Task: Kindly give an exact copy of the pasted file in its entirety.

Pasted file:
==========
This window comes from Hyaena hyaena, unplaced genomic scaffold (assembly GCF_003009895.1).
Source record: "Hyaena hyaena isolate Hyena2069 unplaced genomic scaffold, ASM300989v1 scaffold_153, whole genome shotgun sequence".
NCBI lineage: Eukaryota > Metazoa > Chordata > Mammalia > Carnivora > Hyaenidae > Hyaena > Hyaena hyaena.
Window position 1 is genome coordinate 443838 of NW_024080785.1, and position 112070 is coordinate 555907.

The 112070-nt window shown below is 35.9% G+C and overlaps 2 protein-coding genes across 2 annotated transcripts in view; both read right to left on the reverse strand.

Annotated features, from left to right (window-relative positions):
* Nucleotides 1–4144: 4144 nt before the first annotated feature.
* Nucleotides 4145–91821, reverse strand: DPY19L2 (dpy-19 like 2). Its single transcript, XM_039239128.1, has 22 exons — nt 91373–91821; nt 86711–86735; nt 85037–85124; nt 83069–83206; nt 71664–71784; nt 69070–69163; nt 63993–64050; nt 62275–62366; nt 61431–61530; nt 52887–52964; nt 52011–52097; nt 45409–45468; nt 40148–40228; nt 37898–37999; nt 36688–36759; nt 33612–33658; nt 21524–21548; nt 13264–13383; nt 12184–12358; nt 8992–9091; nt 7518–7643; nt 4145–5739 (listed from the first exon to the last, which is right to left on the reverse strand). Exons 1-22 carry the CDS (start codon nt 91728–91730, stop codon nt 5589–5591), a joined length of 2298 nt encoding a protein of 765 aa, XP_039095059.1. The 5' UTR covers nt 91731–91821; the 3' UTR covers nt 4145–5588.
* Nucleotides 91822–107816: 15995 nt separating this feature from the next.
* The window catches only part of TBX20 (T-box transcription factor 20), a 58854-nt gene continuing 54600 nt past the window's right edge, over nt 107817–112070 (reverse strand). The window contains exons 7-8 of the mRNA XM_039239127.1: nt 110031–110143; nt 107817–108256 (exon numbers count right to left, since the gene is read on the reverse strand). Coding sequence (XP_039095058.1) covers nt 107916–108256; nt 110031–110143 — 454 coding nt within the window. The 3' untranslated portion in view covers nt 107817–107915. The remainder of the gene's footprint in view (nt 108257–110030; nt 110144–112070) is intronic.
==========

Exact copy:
This window comes from Hyaena hyaena, unplaced genomic scaffold (assembly GCF_003009895.1).
Source record: "Hyaena hyaena isolate Hyena2069 unplaced genomic scaffold, ASM300989v1 scaffold_153, whole genome shotgun sequence".
NCBI lineage: Eukaryota > Metazoa > Chordata > Mammalia > Carnivora > Hyaenidae > Hyaena > Hyaena hyaena.
Window position 1 is genome coordinate 443838 of NW_024080785.1, and position 112070 is coordinate 555907.

The 112070-nt window shown below is 35.9% G+C and overlaps 2 protein-coding genes across 2 annotated transcripts in view; both read right to left on the reverse strand.

Annotated features, from left to right (window-relative positions):
* Nucleotides 1–4144: 4144 nt before the first annotated feature.
* Nucleotides 4145–91821, reverse strand: DPY19L2 (dpy-19 like 2). Its single transcript, XM_039239128.1, has 22 exons — nt 91373–91821; nt 86711–86735; nt 85037–85124; nt 83069–83206; nt 71664–71784; nt 69070–69163; nt 63993–64050; nt 62275–62366; nt 61431–61530; nt 52887–52964; nt 52011–52097; nt 45409–45468; nt 40148–40228; nt 37898–37999; nt 36688–36759; nt 33612–33658; nt 21524–21548; nt 13264–13383; nt 12184–12358; nt 8992–9091; nt 7518–7643; nt 4145–5739 (listed from the first exon to the last, which is right to left on the reverse strand). Exons 1-22 carry the CDS (start codon nt 91728–91730, stop codon nt 5589–5591), a joined length of 2298 nt encoding a protein of 765 aa, XP_039095059.1. The 5' UTR covers nt 91731–91821; the 3' UTR covers nt 4145–5588.
* Nucleotides 91822–107816: 15995 nt separating this feature from the next.
* The window catches only part of TBX20 (T-box transcription factor 20), a 58854-nt gene continuing 54600 nt past the window's right edge, over nt 107817–112070 (reverse strand). The window contains exons 7-8 of the mRNA XM_039239127.1: nt 110031–110143; nt 107817–108256 (exon numbers count right to left, since the gene is read on the reverse strand). Coding sequence (XP_039095058.1) covers nt 107916–108256; nt 110031–110143 — 454 coding nt within the window. The 3' untranslated portion in view covers nt 107817–107915. The remainder of the gene's footprint in view (nt 108257–110030; nt 110144–112070) is intronic.